# Antiderivative of a Fraction: Complete Explanation and Examples The antiderivative, also called the integral of a function, is the inverse process of taking the derivative of a function.

When we have a function $\dfrac{p}{q}$ where $q \neq 0$, then such an expression is called a fraction, and if we take the antiderivative of such a function, then it will be called the antiderivative of that fraction.

In this topic, we will discuss how to take the antiderivative or integral of a fraction, and we will discuss in detail solving fraction problems using the partial fraction technique of integration. ## What Is the Antiderivative of a Fraction?

The antiderivative, also called the integral of a function, is the inverse process of taking the derivative of a function; if we take the antiderivative of an algebraic function that is written as a fraction, we call it the antidifferentiation of a fraction. We know that a fraction is given in $\dfrac{p}{q}$ with $q \neq 0$. The antiderivative of a fraction can be divided into two types. To solve antiderivative problems, some basic antiderivative relations must be memorized. For example, the antiderivative of a constant fraction is $\int \dfrac{1}{k} = \dfrac{1}{k} x +c$; the antiderivative of $\frac{1}{x}$ is $ln|x| +c$. Similarly, the antiderivative of $\dfrac{1}{x^{2}}$ is $-\dfrac{1}{x} + c$.

## How To Find the Antiderivative of Fractions

The simple answer to finding the antiderivative of an algebraic expression having multiple or complicated fractions is by using the fraction decomposition or separation of the fraction into smaller parts and then taking the antiderivative of those smaller fractions. Most rational fractions are solved by using partial fractions, while irrational fractions are solved by using the substitution method.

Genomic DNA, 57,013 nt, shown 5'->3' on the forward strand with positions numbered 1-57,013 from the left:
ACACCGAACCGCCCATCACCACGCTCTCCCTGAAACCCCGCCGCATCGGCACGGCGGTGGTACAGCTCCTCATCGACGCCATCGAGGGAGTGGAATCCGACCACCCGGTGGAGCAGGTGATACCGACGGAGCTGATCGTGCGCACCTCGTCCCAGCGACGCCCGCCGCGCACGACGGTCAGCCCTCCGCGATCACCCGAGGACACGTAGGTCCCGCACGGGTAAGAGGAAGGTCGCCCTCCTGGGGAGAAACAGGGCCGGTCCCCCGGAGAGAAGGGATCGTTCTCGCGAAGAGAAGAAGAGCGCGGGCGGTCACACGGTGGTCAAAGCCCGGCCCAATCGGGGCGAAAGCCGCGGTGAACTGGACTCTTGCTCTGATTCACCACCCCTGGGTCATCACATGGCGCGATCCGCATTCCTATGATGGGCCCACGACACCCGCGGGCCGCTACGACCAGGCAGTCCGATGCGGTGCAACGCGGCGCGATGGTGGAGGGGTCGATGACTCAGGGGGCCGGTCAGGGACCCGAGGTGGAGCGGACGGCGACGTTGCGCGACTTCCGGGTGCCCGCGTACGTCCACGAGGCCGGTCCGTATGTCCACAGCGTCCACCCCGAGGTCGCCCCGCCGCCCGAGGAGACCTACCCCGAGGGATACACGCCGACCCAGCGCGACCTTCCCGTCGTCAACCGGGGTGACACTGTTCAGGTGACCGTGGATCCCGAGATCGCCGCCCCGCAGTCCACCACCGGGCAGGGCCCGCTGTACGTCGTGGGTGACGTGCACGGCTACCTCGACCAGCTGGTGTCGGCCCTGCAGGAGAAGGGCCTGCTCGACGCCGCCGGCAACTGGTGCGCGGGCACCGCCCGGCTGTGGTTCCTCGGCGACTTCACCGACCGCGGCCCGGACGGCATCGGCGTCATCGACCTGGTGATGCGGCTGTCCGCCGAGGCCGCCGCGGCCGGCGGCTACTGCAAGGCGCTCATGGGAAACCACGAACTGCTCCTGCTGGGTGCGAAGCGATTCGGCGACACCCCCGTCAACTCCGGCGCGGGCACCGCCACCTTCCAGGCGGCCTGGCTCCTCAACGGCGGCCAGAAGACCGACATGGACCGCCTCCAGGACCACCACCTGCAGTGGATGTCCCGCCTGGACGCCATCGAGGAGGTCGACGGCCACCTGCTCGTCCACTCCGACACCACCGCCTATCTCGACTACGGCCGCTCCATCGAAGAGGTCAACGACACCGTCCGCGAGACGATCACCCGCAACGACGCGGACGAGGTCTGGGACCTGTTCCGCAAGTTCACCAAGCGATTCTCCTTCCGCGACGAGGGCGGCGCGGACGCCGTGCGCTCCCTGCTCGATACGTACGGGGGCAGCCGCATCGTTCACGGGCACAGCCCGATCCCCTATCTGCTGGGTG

We will now discuss different examples related to fractions and how we can take the antiderivative of fractions with different types of quotients algebraic expressions.

### Antiderivative of a Rational Fraction

A rational fraction is a fraction wherein both the numerator and denominator consist of polynomials. For example, $\dfrac{x + 7}{x}$ is a rational fraction.

We can easily calculate the antiderivative for the above given rational fraction by dividing it into parts. We can write $\dfrac{x + 7}{x}$ as $( \dfrac{x}{x} + \dfrac{7}{x})$. Let us now calculate the antiderivative of the given rational function.

$\int \dfrac{x + 7}{x} = \int(\dfrac{x}{x} + \dfrac{7}{x})$

$\int \dfrac{x + 7}{x} = \int ( 1 + \dfrac{7}{x})$

$\int \dfrac{x + 7}{x} = \int 1 + \int \dfrac{7}{x}$

$\int \dfrac{x + 7}{x} = x – \dfrac{7}{x^{2}}$

It is not necessary that all the rational numbers can easily be divided into parts to find their antiderivative. The denominator can consist of multiple linear factors or repeated linear factors; in such cases, it is advisable to solve the problem using the partial fraction technique.

### Fractions with Two Linear Factors

When we are given a fraction function such that the power/degree of the numerator is less than that of the denominator while the denominator has two distinct linear factors, then we can use a partial fraction to separate the fraction into smaller parts and then find out the antiderivative of the function.

For example, we are given an integral function $\int \dfrac{x}{(x + 3) (4 – x)}$, we will use partial fraction decomposition to separate the given fraction.